How Social Mission Can Drive Business Performance, Profit, and Impact – A Conversation with Andy Last, Author of Business on a Mission.

How Social Mission Can Drive Business Performance, Profit, and Impact – A Conversation with Andy Last, Author of Business on a Mission.

Human beings are social animals with selfish genes, and we flourish when the two work in tandem. Likewise for businesses – successful, sustainable growth is most easily achieved when a business’s competitive instincts are harnessed to the needs of the society in which it operates. Today, companies must find their social purpose or risk losing out to competitors. It’s not enough to talk about ‘building back better’; businesses need to develop strategies that they can action now or risk losing market share and losing the best talent. Opportunities await those who understand that upcoming generations will make different choices from previous ones. Driven in part by the transparency of the digital age, Millennials, and even more so Generation Z, respect figures such as Greta Thunberg and David Attenborough; they are motivated to protest in solidarity with Black Lives Matter and MeToo movements; and they want businesses to develop a more sustainable relationship with society and offer them the opportunity for purpose and meaningful work.

Andy Last has spent 20 years advising some of the world’s biggest businesses on social issues. In his new book, Business on a Mission, he explores the link between social mission, purpose, sustainability, and performance. Andy shows that purpose and profit are not incompatible, and that understanding, responding to, and actioning the values of a business can drive returns alongside attracting and retaining talent.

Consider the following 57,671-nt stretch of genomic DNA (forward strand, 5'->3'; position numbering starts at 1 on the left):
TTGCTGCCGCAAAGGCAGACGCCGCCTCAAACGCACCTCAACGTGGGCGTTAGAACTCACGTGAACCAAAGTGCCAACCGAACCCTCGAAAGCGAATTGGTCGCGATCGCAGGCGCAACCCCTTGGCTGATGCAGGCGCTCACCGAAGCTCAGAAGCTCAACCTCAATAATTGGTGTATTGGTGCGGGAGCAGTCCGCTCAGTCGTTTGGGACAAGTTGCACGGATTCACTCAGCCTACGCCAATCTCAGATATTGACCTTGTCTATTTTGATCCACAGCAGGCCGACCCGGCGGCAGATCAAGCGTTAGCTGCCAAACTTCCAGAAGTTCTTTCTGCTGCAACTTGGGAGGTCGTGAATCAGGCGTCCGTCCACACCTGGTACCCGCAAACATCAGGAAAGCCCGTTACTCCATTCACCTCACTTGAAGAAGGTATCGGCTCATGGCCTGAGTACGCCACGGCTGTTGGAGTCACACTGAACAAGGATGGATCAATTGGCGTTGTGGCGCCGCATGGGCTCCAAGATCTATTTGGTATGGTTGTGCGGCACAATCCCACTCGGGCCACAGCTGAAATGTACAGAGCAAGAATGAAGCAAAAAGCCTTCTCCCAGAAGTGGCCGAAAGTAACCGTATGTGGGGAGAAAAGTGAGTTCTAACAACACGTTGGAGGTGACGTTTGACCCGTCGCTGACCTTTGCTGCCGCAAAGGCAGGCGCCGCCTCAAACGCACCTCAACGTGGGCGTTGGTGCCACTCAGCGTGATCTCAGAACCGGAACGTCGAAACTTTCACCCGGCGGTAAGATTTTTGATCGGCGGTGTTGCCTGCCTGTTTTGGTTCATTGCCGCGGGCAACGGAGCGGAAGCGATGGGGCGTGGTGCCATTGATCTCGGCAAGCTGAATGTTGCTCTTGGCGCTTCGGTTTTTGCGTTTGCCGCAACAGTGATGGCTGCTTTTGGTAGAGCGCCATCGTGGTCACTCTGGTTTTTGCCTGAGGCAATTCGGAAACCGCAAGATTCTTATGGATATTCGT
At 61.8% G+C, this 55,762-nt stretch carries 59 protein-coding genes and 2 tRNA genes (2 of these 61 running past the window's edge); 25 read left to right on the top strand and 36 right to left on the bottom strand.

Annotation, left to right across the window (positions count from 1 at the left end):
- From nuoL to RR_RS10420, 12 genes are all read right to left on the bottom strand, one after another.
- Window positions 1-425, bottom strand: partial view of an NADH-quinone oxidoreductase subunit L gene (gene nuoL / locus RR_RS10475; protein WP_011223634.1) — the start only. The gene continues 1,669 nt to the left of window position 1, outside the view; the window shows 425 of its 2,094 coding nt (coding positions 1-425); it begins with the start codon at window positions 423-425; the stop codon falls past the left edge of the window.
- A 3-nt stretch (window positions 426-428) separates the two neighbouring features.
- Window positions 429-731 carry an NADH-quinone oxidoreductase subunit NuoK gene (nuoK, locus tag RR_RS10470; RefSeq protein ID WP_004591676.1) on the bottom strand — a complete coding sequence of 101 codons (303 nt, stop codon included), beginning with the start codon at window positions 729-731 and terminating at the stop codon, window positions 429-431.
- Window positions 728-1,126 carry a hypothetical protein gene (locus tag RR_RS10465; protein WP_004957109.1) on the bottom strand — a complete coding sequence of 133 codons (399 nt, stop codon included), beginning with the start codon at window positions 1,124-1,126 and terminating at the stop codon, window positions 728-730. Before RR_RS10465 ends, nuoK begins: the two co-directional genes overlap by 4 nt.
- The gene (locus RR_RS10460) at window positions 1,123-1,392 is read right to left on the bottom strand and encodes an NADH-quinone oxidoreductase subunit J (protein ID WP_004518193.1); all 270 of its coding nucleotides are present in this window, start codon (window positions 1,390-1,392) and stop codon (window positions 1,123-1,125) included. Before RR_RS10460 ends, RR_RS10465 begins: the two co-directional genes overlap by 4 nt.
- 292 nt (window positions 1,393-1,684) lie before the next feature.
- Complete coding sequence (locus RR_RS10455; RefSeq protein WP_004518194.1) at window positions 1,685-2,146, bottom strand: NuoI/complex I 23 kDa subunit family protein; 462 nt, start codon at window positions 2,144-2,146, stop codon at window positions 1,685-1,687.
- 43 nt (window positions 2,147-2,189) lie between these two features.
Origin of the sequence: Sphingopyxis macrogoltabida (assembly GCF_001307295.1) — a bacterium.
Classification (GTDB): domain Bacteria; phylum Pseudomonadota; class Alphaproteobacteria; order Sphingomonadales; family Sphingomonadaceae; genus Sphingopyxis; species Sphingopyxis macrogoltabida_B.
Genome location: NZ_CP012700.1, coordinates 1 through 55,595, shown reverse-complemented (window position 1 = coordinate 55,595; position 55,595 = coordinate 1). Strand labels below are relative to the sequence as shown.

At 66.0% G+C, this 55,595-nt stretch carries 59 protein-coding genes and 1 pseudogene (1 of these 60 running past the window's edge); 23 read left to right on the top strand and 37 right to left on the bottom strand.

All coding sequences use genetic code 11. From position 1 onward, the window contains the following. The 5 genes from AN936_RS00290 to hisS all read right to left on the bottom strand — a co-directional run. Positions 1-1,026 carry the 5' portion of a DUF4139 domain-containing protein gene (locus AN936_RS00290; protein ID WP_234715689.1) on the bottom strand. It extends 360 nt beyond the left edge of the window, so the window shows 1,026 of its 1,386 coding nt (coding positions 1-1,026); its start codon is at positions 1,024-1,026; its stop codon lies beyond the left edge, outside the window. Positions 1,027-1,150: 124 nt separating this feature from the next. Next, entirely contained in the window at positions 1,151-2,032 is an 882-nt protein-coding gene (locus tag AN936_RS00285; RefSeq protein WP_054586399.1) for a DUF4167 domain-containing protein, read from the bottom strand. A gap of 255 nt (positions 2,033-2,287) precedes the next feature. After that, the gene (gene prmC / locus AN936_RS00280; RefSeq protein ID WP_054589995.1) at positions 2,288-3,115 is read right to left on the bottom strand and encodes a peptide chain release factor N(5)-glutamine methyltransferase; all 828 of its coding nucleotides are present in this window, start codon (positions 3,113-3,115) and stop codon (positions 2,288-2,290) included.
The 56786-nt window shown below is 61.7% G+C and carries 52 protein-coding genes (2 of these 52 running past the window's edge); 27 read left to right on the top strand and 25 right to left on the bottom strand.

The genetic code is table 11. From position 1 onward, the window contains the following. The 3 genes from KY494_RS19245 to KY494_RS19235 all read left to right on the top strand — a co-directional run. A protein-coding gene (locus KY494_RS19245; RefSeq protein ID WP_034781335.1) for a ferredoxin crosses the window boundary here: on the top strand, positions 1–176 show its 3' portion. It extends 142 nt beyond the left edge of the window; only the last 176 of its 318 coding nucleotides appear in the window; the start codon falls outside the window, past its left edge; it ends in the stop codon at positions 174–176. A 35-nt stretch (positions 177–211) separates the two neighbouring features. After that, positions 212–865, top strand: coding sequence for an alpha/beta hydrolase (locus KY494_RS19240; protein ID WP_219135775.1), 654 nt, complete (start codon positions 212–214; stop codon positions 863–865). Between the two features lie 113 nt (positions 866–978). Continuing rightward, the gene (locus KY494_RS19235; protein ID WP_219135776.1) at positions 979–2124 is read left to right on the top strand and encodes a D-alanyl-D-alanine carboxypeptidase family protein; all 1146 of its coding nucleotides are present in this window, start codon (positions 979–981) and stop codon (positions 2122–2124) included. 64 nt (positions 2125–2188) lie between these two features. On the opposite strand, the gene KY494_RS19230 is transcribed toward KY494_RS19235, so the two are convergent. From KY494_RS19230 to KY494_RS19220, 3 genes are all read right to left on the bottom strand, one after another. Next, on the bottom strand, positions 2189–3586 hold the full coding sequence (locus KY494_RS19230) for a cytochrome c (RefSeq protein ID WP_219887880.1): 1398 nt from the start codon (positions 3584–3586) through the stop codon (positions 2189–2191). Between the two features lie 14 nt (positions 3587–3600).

In this interview, I speak with Andy Last, author of Business on a Mission, on the importance of social mission for businesses, how to articulate and measure your mission, and how social mission can drive real profits and performance.

Q: How have businesses typically approached social mission?

[Andy Last]: We live in a global world now, so often businesses are dealing with people they’ve never met and cannot see. If you go back to the origins of business, you would start trading in a small town, everyone would know you – and if your products were suboptimal, people would talk to each other and find out! If you were a bad employer, people would find out! Your local bank manager would know you… would understand your business and would be able to make a judgement on whether to lend or not.